Kyle Walker and the 10 Biggest Drug Scandals in Football
England and Tottenham right-back Kyle Walker has landed himself in a spot of bother, after being caught inhaling nitrous oxide through a balloon. The Guardian say the 23-year-old will not be charged for taking the legal high drug, but has taken to Twitter to issue an apology.
Since Walker technically did nothing illegal, his actions do not fall into the category of a drug scandal. Here's ten examples of folks who weren't so lucky with their chemical consumption...
Romanian striker Adrian Mutu arrived at Chelsea in August 2003, but saw his opportunities dwindle when Jose Mourinho took charge the following season.
His career took a spectacular plunge in October 2004, when he tested positive for cocaine. He received a seven-month ban from the game, an FA fine of £20,000 and Chelsea sought compensation for breach of contract.
After a legal wrangle, in which Mutu was asked to pay back his £15.8 million transfer fee and cover the £22.6 million cost of replacing him, a court of appeals ordered him to pay €17 million in damages.
The settlement is still going through the appeals process and the striker—who now plays for Ligue 1's Ajaccio—has yet to pay a penny.
North Korea's Women's World Cup Team
The North Korean women's team failed to progress past the group stages of the 2011 World Cup in Germany, but their chances were not helped by a drug furore.
Five players tested positive for steroids, leading to the first doping case in the history of the Women's World Cup.
Their excuse was that they had used a traditional deer musk in therapy following a lightning-based accident.
Diego Maradona Pt. 1
It is alleged that Diego Maradona began using cocaine while at Barcelona, and while he enjoyed the best success of his career when he signed for Napoli in 1984, his career also started to unravel in Serie A.
In 1991, the Argentinean superstar was given a 15-month ban and $70,000 fine after testing positive for cocaine.
He resumed his career at Sevilla, but a World Cup drug scandal loomed on the horizon...
Diego Maradona Pt. 2
Argentina team captain Diego Maradona would have made a record 22nd World Cup appearance had he led out the Albiceleste at the 1994 World Cup.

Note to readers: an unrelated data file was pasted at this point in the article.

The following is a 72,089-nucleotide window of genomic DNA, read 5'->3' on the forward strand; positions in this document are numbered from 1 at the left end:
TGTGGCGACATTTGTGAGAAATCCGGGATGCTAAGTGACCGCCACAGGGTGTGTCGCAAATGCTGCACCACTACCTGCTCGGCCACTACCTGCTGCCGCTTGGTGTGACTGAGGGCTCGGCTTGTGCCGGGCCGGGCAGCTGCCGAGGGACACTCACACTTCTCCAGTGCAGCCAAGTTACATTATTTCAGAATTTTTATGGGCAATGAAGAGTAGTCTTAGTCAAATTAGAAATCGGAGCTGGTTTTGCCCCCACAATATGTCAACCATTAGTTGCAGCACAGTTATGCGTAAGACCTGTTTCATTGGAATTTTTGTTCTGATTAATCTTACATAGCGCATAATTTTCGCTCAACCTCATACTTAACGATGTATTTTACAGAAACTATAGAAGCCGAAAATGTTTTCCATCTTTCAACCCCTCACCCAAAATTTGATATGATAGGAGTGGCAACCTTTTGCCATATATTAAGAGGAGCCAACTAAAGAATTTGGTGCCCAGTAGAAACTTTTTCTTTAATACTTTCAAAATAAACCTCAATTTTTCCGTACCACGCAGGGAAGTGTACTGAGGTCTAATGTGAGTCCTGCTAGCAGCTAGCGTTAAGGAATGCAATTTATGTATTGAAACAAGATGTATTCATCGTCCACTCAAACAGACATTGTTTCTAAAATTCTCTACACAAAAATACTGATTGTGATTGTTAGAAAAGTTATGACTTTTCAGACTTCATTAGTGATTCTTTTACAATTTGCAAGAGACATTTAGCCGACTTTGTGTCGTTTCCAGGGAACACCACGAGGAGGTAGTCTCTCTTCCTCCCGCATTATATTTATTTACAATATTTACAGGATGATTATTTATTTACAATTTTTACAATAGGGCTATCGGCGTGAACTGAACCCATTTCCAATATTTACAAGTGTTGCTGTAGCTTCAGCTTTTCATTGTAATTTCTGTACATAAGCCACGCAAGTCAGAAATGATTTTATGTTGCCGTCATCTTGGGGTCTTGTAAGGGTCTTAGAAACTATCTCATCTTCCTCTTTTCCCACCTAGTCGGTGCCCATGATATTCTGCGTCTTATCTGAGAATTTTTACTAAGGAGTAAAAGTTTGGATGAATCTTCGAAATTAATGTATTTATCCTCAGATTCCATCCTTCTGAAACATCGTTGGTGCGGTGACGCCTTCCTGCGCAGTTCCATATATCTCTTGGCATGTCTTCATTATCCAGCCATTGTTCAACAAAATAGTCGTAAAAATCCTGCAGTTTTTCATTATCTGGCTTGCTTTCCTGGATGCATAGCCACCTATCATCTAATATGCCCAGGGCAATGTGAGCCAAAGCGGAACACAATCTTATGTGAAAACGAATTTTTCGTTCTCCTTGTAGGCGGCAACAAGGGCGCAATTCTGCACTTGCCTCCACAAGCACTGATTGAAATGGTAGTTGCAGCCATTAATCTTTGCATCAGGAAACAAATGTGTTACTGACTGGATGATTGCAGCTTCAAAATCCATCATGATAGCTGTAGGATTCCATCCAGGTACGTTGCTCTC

Sadly, the diminutive legend wasn't able to play after testing positive for five variants of the banned stimulant ephedrine.
Maradona has since claimed that his entire team was benefiting from performance-enhancing drugs, as they were given "speedy coffee" to make them run faster.
Gabriele Maltinti/Getty Images
The Italian top flight suffered damage to its reputation in the early nineties when the aforementioned Diego Maradona and Claudio Caniggia were both banned for cocaine use.
Later in the decade, drug abuse reared its ugly head once again when Juventus club doctor Riccardo Agricola was accused of systematically supplying performance-enhancing drugs—including the banned blood-boosting hormone erythropoietin—between 1994 and 1998.
In 2004, Agricola was barred from practising medicine and sentenced to 22 months in jail when he was found guilty.
In the interim period between allegation and punishment, a drug scandal erupted in Serie A in 2003, when Internazionale's Mohamed Kallon and Parma's Manuele Blasi were banned after testing positive for anabolic steroid nandrolone.
Manchester Utd defender Rio Ferdinand has never been caught out by a drug's test, but he aroused controversy in September 2003 when he decided to go shopping instead of take a mandatory test.
The England star was subsequently fined £50,000 by the FA and banned for eight months, causing him to miss the rest of the domestic season and Euro 2004.
Adrian Mutu isn't the only Chelsea star to suffer cocaine shame—goalkeeper Mark Bosnich failed a test in September 2002 and was handed a nine-month ban from the game.
The Australian freely admits that he had an expensive cocaine habit, but is adamant that it only started when his career finished. He told The Guardian that he failed the test only because he sipped a spiked drink in a nightclub.
The Netherlands National Team
Michael Steele/Getty Images
Over a 12-month period in 2001, Edgar Davids, Frank de Boer and Jaap Stam all received bans when it appeared they had taken the banned anabolic steroid nandrolone.
The trio of Dutch drug discoveries seemed highly coincidental, but teammate Bert Konterman levied blame away from the Netherland's medical staff by claiming the drug had actually been injected into Dutch livestock which the players had subsequently consumed.
Scotland and West Brom winger Willie Johnston was in the prime of his career when Scotland began their 1978 World Cup campaign in Argentina.
During the tournament, a random dope test found he had taken the stimulant Fencamfamine. Johnston maintains that it was a result of taking the over-the-counter flu medicine Reactivan, but he was banned from the national team for a year and never played for them again.
Clive Mason/Getty Images
Kolo Toure has earned two English league and cup titles at Arsenal and Manchester City, but the Ivorian suffered a career-low point in 2009 when he received a six-month ban for taking a banned substance.
It transpired that the centre-back had been taking water tablets that belonged to his wife in a bid to shift weight, in what the FA called "a misplaced perception that he was fat."